FREE SPEECH/WHISTLEBLOWER PROTECTION — As professional crime-fighters, cops have no First Amendment protection when they inform their superiors of crime and corruption, notes a human resources specialist for But they may still have some remedy for employer retaliation under California's Whistleblower Protection Act.

Public employees retain the right to free speech under the First
Amendment and can’t be punished for exercising that right. However, the
right is limited when the “speech” they’re using is part of their jobs. For example, public employees whose work involves fighting corruption
can’t claim that the memos and reports they write at work are free
speech—the equivalent of a citizen speaking out on important public
issues. Their writings are part of the job.

The 9th Circuit Court of Appeals has recently concluded that for
California police officers, free speech protection may be even more
limited.Ron Huppert and Javier Salgado both
worked as police officers for the East Bay city of Pittsburg. Huppert
temporarily worked for the Contra Costa County District Attorney’s
Office, assisting with its investigation of alleged corruption. During
that time, he claims, his Pittsburg Police Department supervisors
treated him with scorn and as an outcast.

Later, Huppert helped the FBI on an investigation involving alleged police department corruption. Eventually, the police department transferred him to an office
converted from a tiny bathroom, a move he claimed was in retaliation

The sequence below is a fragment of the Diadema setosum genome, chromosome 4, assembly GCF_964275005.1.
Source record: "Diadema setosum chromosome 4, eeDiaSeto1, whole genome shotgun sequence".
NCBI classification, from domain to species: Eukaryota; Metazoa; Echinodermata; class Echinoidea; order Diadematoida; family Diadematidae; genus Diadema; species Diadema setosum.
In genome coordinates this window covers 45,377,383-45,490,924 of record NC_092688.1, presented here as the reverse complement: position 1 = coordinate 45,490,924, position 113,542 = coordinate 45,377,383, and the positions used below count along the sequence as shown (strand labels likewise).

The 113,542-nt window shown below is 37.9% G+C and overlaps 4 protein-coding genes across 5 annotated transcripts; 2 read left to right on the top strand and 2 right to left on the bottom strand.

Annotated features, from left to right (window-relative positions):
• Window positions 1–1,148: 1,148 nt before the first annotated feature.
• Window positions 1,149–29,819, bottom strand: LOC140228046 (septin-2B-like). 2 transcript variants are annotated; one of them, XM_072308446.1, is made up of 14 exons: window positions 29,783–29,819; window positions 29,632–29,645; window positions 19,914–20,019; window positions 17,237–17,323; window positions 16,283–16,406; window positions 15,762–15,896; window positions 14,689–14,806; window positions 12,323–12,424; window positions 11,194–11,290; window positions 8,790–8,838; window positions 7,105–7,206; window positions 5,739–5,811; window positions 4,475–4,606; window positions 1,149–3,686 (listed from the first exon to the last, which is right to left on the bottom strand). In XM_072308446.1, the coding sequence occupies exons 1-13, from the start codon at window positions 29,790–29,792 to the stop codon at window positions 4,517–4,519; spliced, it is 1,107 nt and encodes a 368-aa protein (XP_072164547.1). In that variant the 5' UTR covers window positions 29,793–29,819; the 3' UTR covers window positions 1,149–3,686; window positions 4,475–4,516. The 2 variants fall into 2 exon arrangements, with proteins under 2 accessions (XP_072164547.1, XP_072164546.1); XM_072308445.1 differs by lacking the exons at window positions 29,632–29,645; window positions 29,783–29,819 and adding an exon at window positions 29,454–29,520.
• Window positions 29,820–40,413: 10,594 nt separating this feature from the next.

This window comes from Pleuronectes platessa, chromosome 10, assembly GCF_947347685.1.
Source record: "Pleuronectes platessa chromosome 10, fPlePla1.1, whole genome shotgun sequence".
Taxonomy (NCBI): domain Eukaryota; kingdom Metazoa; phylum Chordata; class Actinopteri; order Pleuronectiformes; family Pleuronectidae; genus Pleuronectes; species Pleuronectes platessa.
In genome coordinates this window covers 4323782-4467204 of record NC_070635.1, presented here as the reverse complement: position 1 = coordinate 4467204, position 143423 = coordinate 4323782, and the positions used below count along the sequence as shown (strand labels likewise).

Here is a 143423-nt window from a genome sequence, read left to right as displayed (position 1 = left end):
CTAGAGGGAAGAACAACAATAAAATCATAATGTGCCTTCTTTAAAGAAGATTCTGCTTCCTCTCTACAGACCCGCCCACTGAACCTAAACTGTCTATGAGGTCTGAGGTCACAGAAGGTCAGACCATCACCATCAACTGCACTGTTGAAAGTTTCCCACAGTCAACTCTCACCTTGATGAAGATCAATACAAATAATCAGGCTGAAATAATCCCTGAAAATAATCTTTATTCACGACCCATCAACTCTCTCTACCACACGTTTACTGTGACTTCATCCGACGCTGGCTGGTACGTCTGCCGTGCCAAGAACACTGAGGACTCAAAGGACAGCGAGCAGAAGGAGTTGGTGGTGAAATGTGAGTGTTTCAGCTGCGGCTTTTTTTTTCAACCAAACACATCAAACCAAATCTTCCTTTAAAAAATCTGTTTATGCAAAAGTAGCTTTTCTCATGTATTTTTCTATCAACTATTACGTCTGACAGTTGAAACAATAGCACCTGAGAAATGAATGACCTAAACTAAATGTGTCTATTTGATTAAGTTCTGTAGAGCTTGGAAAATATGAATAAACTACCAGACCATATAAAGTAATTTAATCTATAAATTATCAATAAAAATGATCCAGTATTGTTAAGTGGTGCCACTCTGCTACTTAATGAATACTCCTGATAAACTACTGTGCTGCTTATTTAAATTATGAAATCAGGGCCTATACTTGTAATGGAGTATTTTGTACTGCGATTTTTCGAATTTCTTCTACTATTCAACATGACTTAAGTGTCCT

for speaking out against corruption to the FBI and the district

Salgado was Huppert’s partner and worked with him on a report ordered
by their supervisor on alleged illegal drug activity by other police
officers. The supervisor then pulled them off the assignment, but
another supervisor told them to complete their work. Salgado was
transferred along with Huppert. He also sued, alleging he—like his partner—had engaged in protected free speech and had been punished for doing so.

The 9th Circuit Court of Appeals rejected their claims. It concluded
that each of the examples of free speech the officers cited involved
aspects of their job responsibilities and were therefore not protected
speech. In addition, because California law says police officers’ official
duties include preventing crime and assisting in its detection, any
conversations with the FBI were job-related and not an exercise of free
speech. (
Huppert v. City of Pittsburg, No. 06-17362, 07-16600, 9th Cir., 2009.

The court noted that the police officers
did have other remedies, including filing a whistle-blower suit against
the police department alleging that they had been retaliated against
for exposing wrongdoing.